Monday, August 11, 2008

Jouer à la Baisse (Part One)

I'll give you one last aphorism for your book, Goldfinger: "Never go a bear of England." ~James Bond

Over on Turretinfan’s blog, he has written an article titled: Wisdom Chapter 14-Test of Irony that appears to be an attempt at a counter-strike against my previous post here on this blog as well as the comments in his commbox concerning the irony of a Calvinist who professes a belief in the notion of sola scriptura citing two passages from St. Paul’s epistles alluding (I unfortunately used the term “quote”) to passages contained in the Deuterocanonical Book of Wisdom of Solomon as support of the notion of the superiority of Scriptural revelation. After restating Wisdom 14:1-31, which is actually a part of a lengthier polemic against pagan idolatry, Turretinfan unleashes the following salvo:

“Now I ask you which is more ironic: that I (not believing this passage to be the Word of God) accept this passage as generally true, or that others (believing this passage to be the Word of God) nevertheless claim that the prohibition on idols did not last for ever (as stated in verse 13) but ceased after the Incarnation. Which is more ironic, that I believing this to be uninspired believe it teaches the truth (generally) or that they believing it to be inspired nevertheless do not follow its teachings, but make and use in worship images both purporting to be of God and of holy men?”

At first, when I saw TF’s article, I was surprised that he would so unfairly mis-characterize Catholic doctrine pertaining to the use of statues of saints and Our Lord Jesus Christ in connection with the Church's devotional practices. Then after a moment, something else registered and I could not help but laugh at the hidden irony contained in TF's article.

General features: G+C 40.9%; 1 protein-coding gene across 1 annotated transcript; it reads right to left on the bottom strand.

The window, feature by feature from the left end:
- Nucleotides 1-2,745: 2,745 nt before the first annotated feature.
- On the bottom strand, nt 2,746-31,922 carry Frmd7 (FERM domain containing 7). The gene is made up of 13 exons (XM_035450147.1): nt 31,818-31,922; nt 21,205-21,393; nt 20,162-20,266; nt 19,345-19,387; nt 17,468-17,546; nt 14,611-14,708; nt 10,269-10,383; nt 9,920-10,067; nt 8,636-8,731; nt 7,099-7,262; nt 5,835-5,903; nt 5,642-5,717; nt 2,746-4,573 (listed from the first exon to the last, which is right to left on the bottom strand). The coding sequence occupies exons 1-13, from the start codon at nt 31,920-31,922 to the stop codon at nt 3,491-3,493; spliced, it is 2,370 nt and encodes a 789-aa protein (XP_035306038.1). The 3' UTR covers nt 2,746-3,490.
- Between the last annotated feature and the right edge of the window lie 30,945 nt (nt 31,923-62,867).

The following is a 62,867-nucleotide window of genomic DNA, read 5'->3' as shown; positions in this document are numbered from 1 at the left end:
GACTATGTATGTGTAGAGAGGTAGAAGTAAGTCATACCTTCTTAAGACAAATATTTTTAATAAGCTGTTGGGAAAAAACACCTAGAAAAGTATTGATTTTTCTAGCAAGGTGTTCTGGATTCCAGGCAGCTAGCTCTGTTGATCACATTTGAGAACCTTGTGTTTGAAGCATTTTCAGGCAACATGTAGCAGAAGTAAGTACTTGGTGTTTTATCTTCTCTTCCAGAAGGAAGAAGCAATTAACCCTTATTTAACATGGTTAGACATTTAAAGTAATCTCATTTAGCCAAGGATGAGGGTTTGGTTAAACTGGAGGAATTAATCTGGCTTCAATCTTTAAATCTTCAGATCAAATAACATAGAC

Here is a man who goes by the nom de guerre “TurretinFAN” (emphasis mine) quoting a passage from the Deuterocanonical Book of Wisdom ostensibly to smear Catholics for using statues or pictures of saints and Christ in their sanctuaries and in their devotional practices which also condemns people who engage in "fan" behavior. For you see, the word “fan” or “fanatic” is derived from the Latin word “fanaticus” which was the name given to a person who enthusiastically engaged in the orgiastic temple rituals and temple prostitution of the Romans and the Greeks, acts which are condemned at Wisdom 14:12 and 14:22-31 as perverse rituals and acts of fornication which the author of Wisdom states sprung from the practice of idolatry. Thus, by speculating that he could condemn Catholicism for engaging in allegedly hypocritical and idolatrous acts with his reference to Wisdom 14, TF condemns his own hypocritical and idolatrous actions by his self-characterization as Turretin's fanatic as well!

Now lest I am not clear here, I am not accusing TF of idolatry. In fact, I deny that the Catholic devotional practices he attacks in his article are idolatrous. There are distinct differences in the conduct described in the trope at Wisdom 14 that Turretinfan cites to and the Catholic devotional practices involved in honoring its saints, the most obvious is that we do not worship our saints. But it seems to me that if one is going to misrepresent Catholic devotional practices as idolatrous, that person should come to the table with clean hands and not be engaging in conduct which could also likewise be construed as idolatrous based on the way he is reading Wisdom 14.

I hope to discuss the literary device of irony in Scripture, and will try to provide a more substantive answer to TF's rhetorical questions in the very near future.

God Bless!

(Updated from the original post 8:39 am 08/11/2008)


Anonymous said...

I'll give you one last aphorism for your book, Goldfinger: "Never go a bear of England." ~James Bond

Never go a bear...?

Some Englishism that I don't know?


Paul Hoffer said...

Hi Martin! Yes it is an "Englishism." It is phrase which means "to bet on something losing. We Americans say it a little different as we talk about a "bear" market. "Jouer a la baisse" is a French term that means the same thing.